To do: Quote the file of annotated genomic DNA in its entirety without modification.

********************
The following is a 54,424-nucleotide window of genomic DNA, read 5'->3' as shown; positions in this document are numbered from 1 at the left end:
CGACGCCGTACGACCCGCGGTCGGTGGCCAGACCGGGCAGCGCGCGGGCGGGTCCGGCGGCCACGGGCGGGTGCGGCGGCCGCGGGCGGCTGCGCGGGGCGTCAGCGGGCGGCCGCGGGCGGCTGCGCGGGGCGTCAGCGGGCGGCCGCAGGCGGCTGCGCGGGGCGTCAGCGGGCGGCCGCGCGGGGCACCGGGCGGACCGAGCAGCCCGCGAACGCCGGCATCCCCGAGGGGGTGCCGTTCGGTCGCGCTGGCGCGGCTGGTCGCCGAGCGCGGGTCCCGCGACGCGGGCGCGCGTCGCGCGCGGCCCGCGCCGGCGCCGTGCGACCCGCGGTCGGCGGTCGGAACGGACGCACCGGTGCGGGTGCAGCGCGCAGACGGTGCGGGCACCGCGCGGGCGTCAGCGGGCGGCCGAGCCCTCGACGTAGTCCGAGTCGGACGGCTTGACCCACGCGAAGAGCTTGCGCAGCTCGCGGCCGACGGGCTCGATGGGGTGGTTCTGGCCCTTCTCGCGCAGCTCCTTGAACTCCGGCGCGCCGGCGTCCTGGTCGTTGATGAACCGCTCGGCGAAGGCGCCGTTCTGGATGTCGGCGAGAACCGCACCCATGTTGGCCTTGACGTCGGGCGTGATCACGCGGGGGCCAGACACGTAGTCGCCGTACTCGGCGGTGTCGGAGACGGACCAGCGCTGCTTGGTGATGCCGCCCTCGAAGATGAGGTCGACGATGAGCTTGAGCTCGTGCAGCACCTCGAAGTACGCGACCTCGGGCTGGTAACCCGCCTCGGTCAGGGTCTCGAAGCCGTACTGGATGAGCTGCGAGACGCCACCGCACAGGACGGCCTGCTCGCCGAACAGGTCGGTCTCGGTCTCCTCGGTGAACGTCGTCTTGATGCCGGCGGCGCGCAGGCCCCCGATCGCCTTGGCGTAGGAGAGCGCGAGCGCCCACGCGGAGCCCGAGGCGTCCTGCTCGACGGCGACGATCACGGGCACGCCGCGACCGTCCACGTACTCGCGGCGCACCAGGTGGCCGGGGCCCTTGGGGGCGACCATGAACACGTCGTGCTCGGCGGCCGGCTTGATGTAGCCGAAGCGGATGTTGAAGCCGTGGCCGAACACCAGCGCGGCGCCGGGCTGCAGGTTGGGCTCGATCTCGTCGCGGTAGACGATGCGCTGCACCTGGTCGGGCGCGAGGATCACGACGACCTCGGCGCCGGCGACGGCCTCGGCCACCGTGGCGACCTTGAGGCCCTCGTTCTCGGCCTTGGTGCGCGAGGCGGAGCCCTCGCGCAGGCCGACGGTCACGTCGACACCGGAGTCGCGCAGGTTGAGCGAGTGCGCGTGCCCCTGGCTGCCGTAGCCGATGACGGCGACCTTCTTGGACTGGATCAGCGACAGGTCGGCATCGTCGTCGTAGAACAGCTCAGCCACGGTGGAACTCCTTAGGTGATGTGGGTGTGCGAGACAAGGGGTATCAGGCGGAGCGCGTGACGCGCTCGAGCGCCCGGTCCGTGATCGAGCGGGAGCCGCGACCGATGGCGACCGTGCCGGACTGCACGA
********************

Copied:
The following is a 54,424-nucleotide window of genomic DNA, read 5'->3' as shown; positions in this document are numbered from 1 at the left end:
CGACGCCGTACGACCCGCGGTCGGTGGCCAGACCGGGCAGCGCGCGGGCGGGTCCGGCGGCCACGGGCGGGTGCGGCGGCCGCGGGCGGCTGCGCGGGGCGTCAGCGGGCGGCCGCGGGCGGCTGCGCGGGGCGTCAGCGGGCGGCCGCAGGCGGCTGCGCGGGGCGTCAGCGGGCGGCCGCGCGGGGCACCGGGCGGACCGAGCAGCCCGCGAACGCCGGCATCCCCGAGGGGGTGCCGTTCGGTCGCGCTGGCGCGGCTGGTCGCCGAGCGCGGGTCCCGCGACGCGGGCGCGCGTCGCGCGCGGCCCGCGCCGGCGCCGTGCGACCCGCGGTCGGCGGTCGGAACGGACGCACCGGTGCGGGTGCAGCGCGCAGACGGTGCGGGCACCGCGCGGGCGTCAGCGGGCGGCCGAGCCCTCGACGTAGTCCGAGTCGGACGGCTTGACCCACGCGAAGAGCTTGCGCAGCTCGCGGCCGACGGGCTCGATGGGGTGGTTCTGGCCCTTCTCGCGCAGCTCCTTGAACTCCGGCGCGCCGGCGTCCTGGTCGTTGATGAACCGCTCGGCGAAGGCGCCGTTCTGGATGTCGGCGAGAACCGCACCCATGTTGGCCTTGACGTCGGGCGTGATCACGCGGGGGCCAGACACGTAGTCGCCGTACTCGGCGGTGTCGGAGACGGACCAGCGCTGCTTGGTGATGCCGCCCTCGAAGATGAGGTCGACGATGAGCTTGAGCTCGTGCAGCACCTCGAAGTACGCGACCTCGGGCTGGTAACCCGCCTCGGTCAGGGTCTCGAAGCCGTACTGGATGAGCTGCGAGACGCCACCGCACAGGACGGCCTGCTCGCCGAACAGGTCGGTCTCGGTCTCCTCGGTGAACGTCGTCTTGATGCCGGCGGCGCGCAGGCCCCCGATCGCCTTGGCGTAGGAGAGCGCGAGCGCCCACGCGGAGCCCGAGGCGTCCTGCTCGACGGCGACGATCACGGGCACGCCGCGACCGTCCACGTACTCGCGGCGCACCAGGTGGCCGGGGCCCTTGGGGGCGACCATGAACACGTCGTGCTCGGCGGCCGGCTTGATGTAGCCGAAGCGGATGTTGAAGCCGTGGCCGAACACCAGCGCGGCGCCGGGCTGCAGGTTGGGCTCGATCTCGTCGCGGTAGACGATGCGCTGCACCTGGTCGGGCGCGAGGATCACGACGACCTCGGCGCCGGCGACGGCCTCGGCCACCGTGGCGACCTTGAGGCCCTCGTTCTCGGCCTTGGTGCGCGAGGCGGAGCCCTCGCGCAGGCCGACGGTCACGTCGACACCGGAGTCGCGCAGGTTGAGCGAGTGCGCGTGCCCCTGGCTGCCGTAGCCGATGACGGCGACCTTCTTGGACTGGATCAGCGACAGGTCGGCATCGTCGTCGTAGAACAGCTCAGCCACGGTGGAACTCCTTAGGTGATGTGGGTGTGCGAGACAAGGGGTATCAGGCGGAGCGCGTGACGCGCTCGAGCGCCCGGTCCGTGATCGAGCGGGAGCCGCGACCGATGGCGACCGTGCCGGACTGCACGA